Left: Julia Leigh, Sleeping Beauty, 2011, color film in 35 mm, 101 minutes. Production still. Lucy (Emily Browning) Right: Gus Van Sant, Restless, 2011, color film in 35 mm, 95 minutes. Production still. Annabel Cotton and Enoch Brae and (Mia Wasikowska and Henry Hopper).


“OH! WAS THAT FESTIVAL SEX?” wisecracked a publicist outside the Salle Debussy this morning after he was accosted below the waist by a too-aggressive member of the scrum pushing to get in to see Gus Van Sant’s Restless, which opens Un Certain Regard. The bodily contact along the Croisette was much lustier than what was on-screen: Written by first-time screenwriter Jason Lew, Restless recounts the romance between two teenagers—orphaned, funeral-crashing Enoch (Henry Hopper, son of Dennis), and Annabel (Mia Wasikowska), a naturalist with a brain tumor given three months to live. Wasikowska, who gives one of the best interpretations of roiling adolescent passion in the recent Jane Eyre, helps leaven the emo goo of Restless, a film that droops with its own tender earnestness.

Another kind of festival sex—depraved, baroque, and mostly offscreen—takes place in Sleeping Beauty, the first film from Australian novelist Julia Leigh, one of four women in the Competition lineup this year (the highest number in the festival’s history). Emily Browning, who, coincidentally, replaced Wasikowska in the lead role, plays Lucy, a university student with a series of odd jobs: medical-research subject (for which she patiently submits to having a long tube threaded down her esophagus), café waitress, office filer—and an upscale sex worker paid to go into deepest slumber while geriatrics do what they want with her. The white-haired gentlemen, however, are respectfully asked to obey the rules of the soignée proprietess: “No penetration, and take care not to leave any marks.” Slobbering, violent mouth exploration (including possible tooth extraction), and creaky dry humping are permitted.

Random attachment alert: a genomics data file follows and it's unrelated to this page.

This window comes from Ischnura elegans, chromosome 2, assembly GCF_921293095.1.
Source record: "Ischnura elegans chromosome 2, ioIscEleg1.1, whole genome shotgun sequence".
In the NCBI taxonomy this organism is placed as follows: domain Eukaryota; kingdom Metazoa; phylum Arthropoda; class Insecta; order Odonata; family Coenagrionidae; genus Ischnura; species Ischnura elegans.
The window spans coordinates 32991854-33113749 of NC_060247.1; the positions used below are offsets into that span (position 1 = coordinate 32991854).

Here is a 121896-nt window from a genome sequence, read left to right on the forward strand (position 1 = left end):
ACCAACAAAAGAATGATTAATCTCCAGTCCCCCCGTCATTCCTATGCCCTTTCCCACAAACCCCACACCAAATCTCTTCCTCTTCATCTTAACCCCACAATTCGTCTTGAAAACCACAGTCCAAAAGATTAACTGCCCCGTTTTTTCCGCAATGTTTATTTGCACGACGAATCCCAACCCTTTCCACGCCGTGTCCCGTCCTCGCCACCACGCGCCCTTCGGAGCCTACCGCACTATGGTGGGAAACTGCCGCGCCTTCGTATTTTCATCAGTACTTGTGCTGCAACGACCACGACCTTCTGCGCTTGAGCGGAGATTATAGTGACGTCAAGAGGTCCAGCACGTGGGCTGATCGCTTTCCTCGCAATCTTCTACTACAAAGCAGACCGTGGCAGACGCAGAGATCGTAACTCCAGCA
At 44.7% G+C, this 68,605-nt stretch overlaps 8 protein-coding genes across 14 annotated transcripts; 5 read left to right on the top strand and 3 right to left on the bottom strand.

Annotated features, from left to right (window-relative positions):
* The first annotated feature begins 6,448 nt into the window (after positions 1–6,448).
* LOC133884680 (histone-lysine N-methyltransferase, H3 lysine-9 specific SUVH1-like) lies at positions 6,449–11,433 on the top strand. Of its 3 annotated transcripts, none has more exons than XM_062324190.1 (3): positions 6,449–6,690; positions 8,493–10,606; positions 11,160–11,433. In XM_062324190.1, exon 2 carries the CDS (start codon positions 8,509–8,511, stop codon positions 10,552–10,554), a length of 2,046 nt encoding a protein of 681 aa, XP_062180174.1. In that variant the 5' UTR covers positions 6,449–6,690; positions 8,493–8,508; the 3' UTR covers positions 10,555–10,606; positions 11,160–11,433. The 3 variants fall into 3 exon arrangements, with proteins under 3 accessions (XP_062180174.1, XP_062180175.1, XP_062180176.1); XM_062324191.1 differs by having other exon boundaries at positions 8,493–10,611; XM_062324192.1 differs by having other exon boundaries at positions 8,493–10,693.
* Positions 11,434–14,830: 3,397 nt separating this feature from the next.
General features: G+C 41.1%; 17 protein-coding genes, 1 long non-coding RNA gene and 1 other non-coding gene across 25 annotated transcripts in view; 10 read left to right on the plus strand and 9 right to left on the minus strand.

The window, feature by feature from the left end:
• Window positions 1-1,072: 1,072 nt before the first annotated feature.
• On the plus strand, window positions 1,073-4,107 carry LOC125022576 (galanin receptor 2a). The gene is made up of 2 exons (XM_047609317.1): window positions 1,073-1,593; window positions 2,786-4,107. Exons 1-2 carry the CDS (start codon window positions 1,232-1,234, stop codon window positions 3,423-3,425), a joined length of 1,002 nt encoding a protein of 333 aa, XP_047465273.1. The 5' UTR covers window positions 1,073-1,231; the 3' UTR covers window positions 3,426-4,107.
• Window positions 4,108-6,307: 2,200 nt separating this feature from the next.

Bodies—covered in tomato sauce?—also writhe in the dream-sequence opening scene of Lynne Ramsay’s Competition entry We Need to Talk About Kevin, based on Lionel Shriver’s 2003 novel about a teenage mass murderer told from the perspective of his mother, played by a hollowed-out Tilda Swinton. Ramsay’s first film since 2002’s Morvern Callar traces the development of the sociopath of the title from infancy. Though Ezra Miller is undoubtedly sinister as the archery-obsessed adolescent Kevin, the festival may need to create a Palme d’Enfant to acknowledge the formidable, creepy talents of Jasper Newell, who plays Kevin at age eight—and is the most baleful child actor I’ve ever seen.

Melissa Anderson